Good, bad China sourcing experts

Sourcing from China is difficult; that is what we are being convinced by the sourcing agents and consultants. There are the language barriers, cultural differences, unreliable suppliers, fluctuation of prices, complex distribution channels, etc. you name it.

Yes, all the above mentioned can be a big challenge for a foreign company not familiar with China market. However, can all this bullying be tactics of sourcing experts to make their clients dependant on their ”expertise”? More I hear the stories of these experts have made themselves irreplaceable to their clients by appealing to the almost impossible conditions in China, more I am convinced that they are not doing their job right. Aren’t we as China experts responsible of finding solutions to overcome the challenges and easen the way of our clients in China?

Sourcing from China requires expertise of local market, that is for sure. However, the procedure of building reliable supply network is not more mystical than in any other country. Language barriers can be solved by using skilled interpreter, reliable suppliers can be found by sorting out the potential suppliers and making a proper factory audit and maybe paying a personal visit to the factory, as well as by investing in the win-win relationship with the supplier.

We keep hearing that all the documents can be faked in China. Yes, they can; I have seen many faked documents, unfortunately. I heard a very clever story from my dear colleague Deze about  how to ensure that the factory is providing correct information on their  capabilities and references of supplying abroad. Zhejiang Tailong Bank (which could be actually an interesting contact  for small Finnish companies targeting China market) came up with an idea to ensure the reliability of the factory:

  1. Check the electricity consumption.
  2. Check the water consumption.
  3. Check the customs duties paid.

Three simple things and you get a lot of information on the factory operations. This is just one simple and practical example of how to make a background check on the potential supplier.  I feel that making China to look like a big and hungry lion’s throat, we fail as China experts. Our job, instead, should be to facilitate our clients to create their own China strategy and become China experts themselves. It is pure lack of self-confidence to scare your clients by telling all the ”horror” stories of China. Instead, as the the China sourcing expert, you should smoothen the way and let your clients learn on the side to become experts themselves.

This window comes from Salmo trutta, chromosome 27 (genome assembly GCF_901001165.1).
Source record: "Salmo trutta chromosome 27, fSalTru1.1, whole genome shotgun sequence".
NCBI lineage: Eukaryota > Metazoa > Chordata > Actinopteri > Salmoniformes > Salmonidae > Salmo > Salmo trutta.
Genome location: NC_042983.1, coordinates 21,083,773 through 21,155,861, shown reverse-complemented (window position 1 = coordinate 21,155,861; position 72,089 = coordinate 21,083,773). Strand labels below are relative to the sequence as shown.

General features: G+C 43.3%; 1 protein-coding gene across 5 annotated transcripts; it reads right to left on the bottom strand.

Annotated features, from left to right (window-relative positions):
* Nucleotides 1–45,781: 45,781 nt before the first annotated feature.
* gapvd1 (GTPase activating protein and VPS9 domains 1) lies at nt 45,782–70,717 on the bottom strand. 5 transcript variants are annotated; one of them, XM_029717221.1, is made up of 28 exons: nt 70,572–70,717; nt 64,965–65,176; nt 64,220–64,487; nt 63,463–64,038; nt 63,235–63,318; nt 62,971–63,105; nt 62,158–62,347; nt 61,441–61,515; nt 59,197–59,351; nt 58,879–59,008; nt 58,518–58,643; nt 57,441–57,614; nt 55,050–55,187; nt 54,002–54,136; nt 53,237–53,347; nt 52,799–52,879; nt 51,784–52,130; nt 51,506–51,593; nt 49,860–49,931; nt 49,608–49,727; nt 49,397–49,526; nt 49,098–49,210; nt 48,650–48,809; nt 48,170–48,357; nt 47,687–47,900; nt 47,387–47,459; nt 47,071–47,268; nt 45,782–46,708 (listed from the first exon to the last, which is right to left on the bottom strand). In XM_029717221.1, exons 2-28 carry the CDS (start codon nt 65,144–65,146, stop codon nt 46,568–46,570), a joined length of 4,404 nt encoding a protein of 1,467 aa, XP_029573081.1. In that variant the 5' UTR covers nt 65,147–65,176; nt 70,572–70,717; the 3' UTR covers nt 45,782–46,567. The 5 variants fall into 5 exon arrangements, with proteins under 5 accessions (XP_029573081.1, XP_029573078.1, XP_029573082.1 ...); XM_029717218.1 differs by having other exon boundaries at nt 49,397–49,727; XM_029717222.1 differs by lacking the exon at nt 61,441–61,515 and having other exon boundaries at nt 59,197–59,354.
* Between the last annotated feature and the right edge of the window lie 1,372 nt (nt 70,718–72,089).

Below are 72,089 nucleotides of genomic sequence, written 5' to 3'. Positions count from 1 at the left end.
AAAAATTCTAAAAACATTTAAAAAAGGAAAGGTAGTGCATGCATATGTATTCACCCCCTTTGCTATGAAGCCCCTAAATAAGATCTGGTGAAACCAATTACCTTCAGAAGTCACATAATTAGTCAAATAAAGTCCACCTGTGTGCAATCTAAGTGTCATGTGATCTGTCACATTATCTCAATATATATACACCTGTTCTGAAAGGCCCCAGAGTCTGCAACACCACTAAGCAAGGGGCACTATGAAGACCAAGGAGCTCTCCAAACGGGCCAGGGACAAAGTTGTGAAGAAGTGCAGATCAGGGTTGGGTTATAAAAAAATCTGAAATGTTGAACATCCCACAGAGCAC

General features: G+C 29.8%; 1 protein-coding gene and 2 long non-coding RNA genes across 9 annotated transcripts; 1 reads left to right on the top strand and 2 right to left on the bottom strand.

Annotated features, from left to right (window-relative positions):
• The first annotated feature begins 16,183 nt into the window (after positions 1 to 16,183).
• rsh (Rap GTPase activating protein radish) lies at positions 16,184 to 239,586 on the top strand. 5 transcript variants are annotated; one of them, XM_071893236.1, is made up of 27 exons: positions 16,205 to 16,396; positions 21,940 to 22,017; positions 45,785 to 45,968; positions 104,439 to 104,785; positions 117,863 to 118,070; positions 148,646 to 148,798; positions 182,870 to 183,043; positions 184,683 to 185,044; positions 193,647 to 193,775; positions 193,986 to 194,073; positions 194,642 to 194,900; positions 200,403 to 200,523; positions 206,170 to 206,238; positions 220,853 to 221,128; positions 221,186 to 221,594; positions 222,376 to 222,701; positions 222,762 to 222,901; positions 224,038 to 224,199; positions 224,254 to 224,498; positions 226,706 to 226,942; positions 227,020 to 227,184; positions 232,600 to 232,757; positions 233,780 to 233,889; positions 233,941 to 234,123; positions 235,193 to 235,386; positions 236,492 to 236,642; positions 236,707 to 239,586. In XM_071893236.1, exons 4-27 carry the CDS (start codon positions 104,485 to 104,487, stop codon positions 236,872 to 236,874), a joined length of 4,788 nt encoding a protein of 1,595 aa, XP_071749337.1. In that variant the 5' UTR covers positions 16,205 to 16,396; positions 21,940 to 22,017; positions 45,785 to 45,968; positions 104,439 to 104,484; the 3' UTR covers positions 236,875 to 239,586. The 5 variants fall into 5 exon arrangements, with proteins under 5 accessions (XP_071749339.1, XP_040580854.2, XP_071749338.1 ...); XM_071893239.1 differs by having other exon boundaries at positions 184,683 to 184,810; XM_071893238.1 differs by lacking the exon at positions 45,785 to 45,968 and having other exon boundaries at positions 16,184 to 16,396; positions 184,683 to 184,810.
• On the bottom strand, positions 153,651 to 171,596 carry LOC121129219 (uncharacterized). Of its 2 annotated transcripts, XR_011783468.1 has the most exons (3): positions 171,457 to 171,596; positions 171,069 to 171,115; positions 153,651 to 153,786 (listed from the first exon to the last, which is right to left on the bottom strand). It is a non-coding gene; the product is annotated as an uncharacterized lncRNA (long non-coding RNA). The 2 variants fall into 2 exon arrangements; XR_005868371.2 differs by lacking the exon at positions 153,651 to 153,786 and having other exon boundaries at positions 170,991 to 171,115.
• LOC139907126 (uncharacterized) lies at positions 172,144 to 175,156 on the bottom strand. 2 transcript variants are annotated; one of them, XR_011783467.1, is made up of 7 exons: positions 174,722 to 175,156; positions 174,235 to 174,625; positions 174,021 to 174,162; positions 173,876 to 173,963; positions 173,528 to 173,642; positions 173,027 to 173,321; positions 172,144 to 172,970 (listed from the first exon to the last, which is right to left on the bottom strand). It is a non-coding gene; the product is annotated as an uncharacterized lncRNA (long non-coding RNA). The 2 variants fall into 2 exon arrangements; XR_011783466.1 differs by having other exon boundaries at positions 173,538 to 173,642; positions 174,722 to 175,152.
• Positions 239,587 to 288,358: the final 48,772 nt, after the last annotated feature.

5 thoughts on “Good, bad China sourcing experts

    1. Jun, AFAIK you can set the history on in IMs like Skype, MSN and QQ. Also, it’s not a bad idea to cut and paste the verbatim discussion to a PDF and send it as an attachment to a memorandum email that summarizes the main points of the agreement.

  1. Dear Jun,

    You are absolutely right! We still have a lot to learn on how to deal with the communication as the differences between Chinese and Western businessmen are evident. But there are ways to overcome these obstacles and in the long-run mutual trust can be built.

  2. Good points, I will also add that you should really travel and see vendors before transferring your hard earned cash.
    Alternative is to use sourcing company like this one They reduce the risk and do the local running around. Some time getting you actually a better price and service.

    You can also contact your local government for trade commissioner in China and ask them to do a company checks for you, some charge for this service others – do not. They also can advice on the list of possible vendors if you are lucky.


    1. You are absolutely right Mick. Face-to-face contact and factory audits are highly recommended. I also support the idea of using the services of professional sourcing company as they indeed may reduce the risk and get better prices from their existing supplier network.

      The Finnish trade commissioners charge money for sure, but they also have wide existing supplier network. It is easy to find services, but finding the right fit seems to be the most challenging task 😉

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